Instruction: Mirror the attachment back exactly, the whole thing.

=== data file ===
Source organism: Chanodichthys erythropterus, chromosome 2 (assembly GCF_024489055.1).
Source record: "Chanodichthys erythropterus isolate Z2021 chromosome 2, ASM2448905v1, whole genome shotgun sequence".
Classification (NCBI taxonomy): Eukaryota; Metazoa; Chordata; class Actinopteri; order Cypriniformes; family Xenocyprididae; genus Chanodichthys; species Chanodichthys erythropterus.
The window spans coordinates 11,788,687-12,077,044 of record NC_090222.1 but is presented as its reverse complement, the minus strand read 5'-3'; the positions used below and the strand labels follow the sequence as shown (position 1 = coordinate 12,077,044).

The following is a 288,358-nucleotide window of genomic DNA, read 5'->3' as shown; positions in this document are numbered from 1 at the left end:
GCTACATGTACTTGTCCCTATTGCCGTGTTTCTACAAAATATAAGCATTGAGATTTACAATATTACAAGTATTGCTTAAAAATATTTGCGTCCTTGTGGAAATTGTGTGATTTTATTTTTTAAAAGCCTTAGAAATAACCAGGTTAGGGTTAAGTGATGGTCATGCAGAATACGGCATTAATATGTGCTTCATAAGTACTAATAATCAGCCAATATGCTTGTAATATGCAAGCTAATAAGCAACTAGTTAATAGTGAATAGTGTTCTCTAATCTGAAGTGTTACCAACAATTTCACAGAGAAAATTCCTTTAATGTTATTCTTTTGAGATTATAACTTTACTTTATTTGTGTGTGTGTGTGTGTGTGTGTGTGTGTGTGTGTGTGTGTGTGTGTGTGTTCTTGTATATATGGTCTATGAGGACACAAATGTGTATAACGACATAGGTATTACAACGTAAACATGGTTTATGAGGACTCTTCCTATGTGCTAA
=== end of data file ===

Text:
Source organism: Chanodichthys erythropterus, chromosome 2 (assembly GCF_024489055.1).
Source record: "Chanodichthys erythropterus isolate Z2021 chromosome 2, ASM2448905v1, whole genome shotgun sequence".
Classification (NCBI taxonomy): Eukaryota; Metazoa; Chordata; class Actinopteri; order Cypriniformes; family Xenocyprididae; genus Chanodichthys; species Chanodichthys erythropterus.
The window spans coordinates 11,788,687-12,077,044 of record NC_090222.1 but is presented as its reverse complement, the minus strand read 5'-3'; the positions used below and the strand labels follow the sequence as shown (position 1 = coordinate 12,077,044).

The following is a 288,358-nucleotide window of genomic DNA, read 5'->3' as shown; positions in this document are numbered from 1 at the left end:
GCTACATGTACTTGTCCCTATTGCCGTGTTTCTACAAAATATAAGCATTGAGATTTACAATATTACAAGTATTGCTTAAAAATATTTGCGTCCTTGTGGAAATTGTGTGATTTTATTTTTTAAAAGCCTTAGAAATAACCAGGTTAGGGTTAAGTGATGGTCATGCAGAATACGGCATTAATATGTGCTTCATAAGTACTAATAATCAGCCAATATGCTTGTAATATGCAAGCTAATAAGCAACTAGTTAATAGTGAATAGTGTTCTCTAATCTGAAGTGTTACCAACAATTTCACAGAGAAAATTCCTTTAATGTTATTCTTTTGAGATTATAACTTTACTTTATTTGTGTGTGTGTGTGTGTGTGTGTGTGTGTGTGTGTGTGTGTGTGTGTGTGTTCTTGTATATATGGTCTATGAGGACACAAATGTGTATAACGACATAGGTATTACAACGTAAACATGGTTTATGAGGACTCTTCCTATGTGCTAA